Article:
A couple of months ago I told you about the super cute annual container planters I created in thrift store totes. They’re doing really well, thank you. But what’s growing in my garden now?
The thing I failed to mention in May was that there’s been a lot of garden activity around here. Mostly I putter in the garden when I’m just home from a long day’s work. Or when I’m tired of reading a book or wandering around the interwebs.
Or watching every single episode of every single Star Trek series (except the original series which I watched ad naseum in reruns.) I’m working my way through the movies now and it’s painful. Thanks goes to my nephew for tempting me with this whole Star Trek folly – and suggesting the perfect order to watch them. I look forward to a time when interstellar, intergalactic, hyperspace travel is a reality, and am happy I had an Amazon Prime membership to support the habit.
The new Black and Decker Lithium Cordless lawn mower and I are well acquainted. After much ado learning how to start the thing – which involves a precise series of pushes and tugs – we’re old pals. Mowing the lawn is now like a long walk back and forth and back and forth in a vaguely meditative sort of way. And darn it all, it’s good for me (see above, reading books, watching TV, surfing interwebs, etc.)
The weeds are busting out all over the place. Fortunately so are the flowers and veggies. My goal is to change the ratio so that there will eventually be more flowers, veggies, and other wonderful thingies instead of icky weeds.
I’m struggling with this stuff:
I don’t know its name. I don’t think it’s Queen Anne’s Lace as skin contact makes me itch. It grows like gangbusters, like rabbits, like – well – it never stops growing. It’s first up in spring and last down in autumn. It would take over the yard, and HAS taken over a good sized area in the back of the house including part of a once neatly manicured flower bed.
I’ve finally resorted to (insert an evil sound of your choice here) Roundup to kill the stuff. This is the second liberal application in two weeks, and I think I’m getting there. Next up comes a few weekends digging the blasted stuff out, depositing in garbage bags, and hauling to the local recycling center which takes yard waste. After that, it’s straight back to organic methods, Dairy Doo Mulch, and – well, I don’t know what else.
I’m in love with Oxalis. I understand it’s pretty rambunctious if planted in the ground, but it does well for me in planters (and thanks to Donna who introduced us.) The “Charmed Wine” on the right was a bright spot in the depths of winter. “Molten Lava” aka Oxalis vulcanicola is on the left. Both periodically sport the cutest little flowers – year round.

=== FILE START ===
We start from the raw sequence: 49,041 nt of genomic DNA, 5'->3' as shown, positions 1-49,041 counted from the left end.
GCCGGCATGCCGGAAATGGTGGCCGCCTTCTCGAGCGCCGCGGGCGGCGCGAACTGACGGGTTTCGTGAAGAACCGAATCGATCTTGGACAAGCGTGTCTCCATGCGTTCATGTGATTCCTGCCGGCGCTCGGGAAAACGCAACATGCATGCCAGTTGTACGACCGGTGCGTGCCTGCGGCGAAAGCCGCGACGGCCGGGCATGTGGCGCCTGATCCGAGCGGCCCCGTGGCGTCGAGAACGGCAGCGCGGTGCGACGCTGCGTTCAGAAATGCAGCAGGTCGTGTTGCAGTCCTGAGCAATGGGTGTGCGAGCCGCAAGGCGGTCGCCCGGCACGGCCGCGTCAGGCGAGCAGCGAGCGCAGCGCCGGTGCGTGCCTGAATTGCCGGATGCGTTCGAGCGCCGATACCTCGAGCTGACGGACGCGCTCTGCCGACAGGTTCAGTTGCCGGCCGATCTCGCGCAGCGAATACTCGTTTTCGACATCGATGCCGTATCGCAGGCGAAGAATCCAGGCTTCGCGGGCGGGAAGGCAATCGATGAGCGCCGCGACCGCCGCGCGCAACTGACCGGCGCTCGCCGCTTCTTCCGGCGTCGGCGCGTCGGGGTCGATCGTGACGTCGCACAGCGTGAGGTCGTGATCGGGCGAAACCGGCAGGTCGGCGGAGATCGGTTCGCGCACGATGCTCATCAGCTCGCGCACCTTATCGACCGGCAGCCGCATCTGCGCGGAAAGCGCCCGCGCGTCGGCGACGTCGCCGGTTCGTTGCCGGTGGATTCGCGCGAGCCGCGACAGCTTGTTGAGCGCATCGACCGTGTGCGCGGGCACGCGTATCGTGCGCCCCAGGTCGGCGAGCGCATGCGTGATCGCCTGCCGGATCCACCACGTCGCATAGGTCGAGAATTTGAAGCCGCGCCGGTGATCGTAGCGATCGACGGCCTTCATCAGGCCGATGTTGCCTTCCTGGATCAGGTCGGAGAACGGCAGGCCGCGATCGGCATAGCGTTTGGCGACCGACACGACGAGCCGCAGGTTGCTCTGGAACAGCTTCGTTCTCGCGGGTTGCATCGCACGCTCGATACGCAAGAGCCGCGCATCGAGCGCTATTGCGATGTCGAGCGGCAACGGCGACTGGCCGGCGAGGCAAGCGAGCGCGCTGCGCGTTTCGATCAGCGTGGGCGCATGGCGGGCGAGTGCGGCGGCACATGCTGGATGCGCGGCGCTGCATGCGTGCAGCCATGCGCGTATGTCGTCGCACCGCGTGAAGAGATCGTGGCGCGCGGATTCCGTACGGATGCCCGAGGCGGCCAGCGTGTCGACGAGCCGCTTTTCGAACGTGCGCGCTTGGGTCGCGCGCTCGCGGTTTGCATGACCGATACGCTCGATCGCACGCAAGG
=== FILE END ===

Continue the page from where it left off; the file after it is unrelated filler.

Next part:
Veggies are coming along nicely: I’ve been able to munch on some lettuce thus far. In spring I lengthened the 3’x6′ raised bed another three feet, mulched all around, and added a wee white fence.
My long-term goal is to double the size and add asparagus and berries – basically, enough for me and enough to
force on people share. It took two years to get this far, so I’d guess another two for the additional space to be ready. Things just take longer when I do them by myself; not that I’m complaining, but boy, it would be nice to blink my eyes and have it all be done!
The cherry tomato plants came from a local guy, and they’re just taking off; there are even a few small green tomatoes forming. I bought a bunch of seeds from Baker Heirloom Seeds and planted most around Memorial Day. Beans are going crazy, lettuce and carrots are growing strong, and the melon is coming along nicely. Other root veggies were planted in mid-June and are just now coming; it would help them if the squirrels would quit visiting and searching for the ever elusive nut hiding places.And flowers? Yep, I gots ’em. (Get ready, there are a bunch.) This lacecap Hydrangea is just starting to bloom.
I have two sedum plants that come back year after year; though not particularly showy, they had deep contrasting color and structure to flower beds.
The echninacea is also just opening. This one seems bashful; revealing that color must take a lot of work.
These shorter Daisies are out, while the taller Daisies are about to burst.
Garden Phlox is about ready to put on a show – can’t wait as I love these tall, showy flowers.
Daylillies are just starting to open. I like that these are kinda maroon and gold – CMU colors!
The alliums and peonies are done for the year. While I’ve already composted the peony blooms, the alliums continue to delight as they stand tall and change from green to brown and drop seeds.
And did I mention roses? I’ve never been a fan, but the ones that came with the house are gorgeous every year. I may be a convert. Some are already done for the year, some just getting started. And the smell! Ahhhhhhhh.
I love this climbing (I think) rose, though don’t know it’s name; actually I’m too lazy right now to dig through my files for the name. It’s gorgeous though, isn’t it? Here’s another picture from the same plant.
This rose is just about done, but ever so lovely.
And finally two pictures from the same pink rose plant. Look at the variation in color intensity here.
See how the bud is dark pink, while the flower is pastel? Gorgeous!
Thanks for reading! How’s your gardening growing this month?
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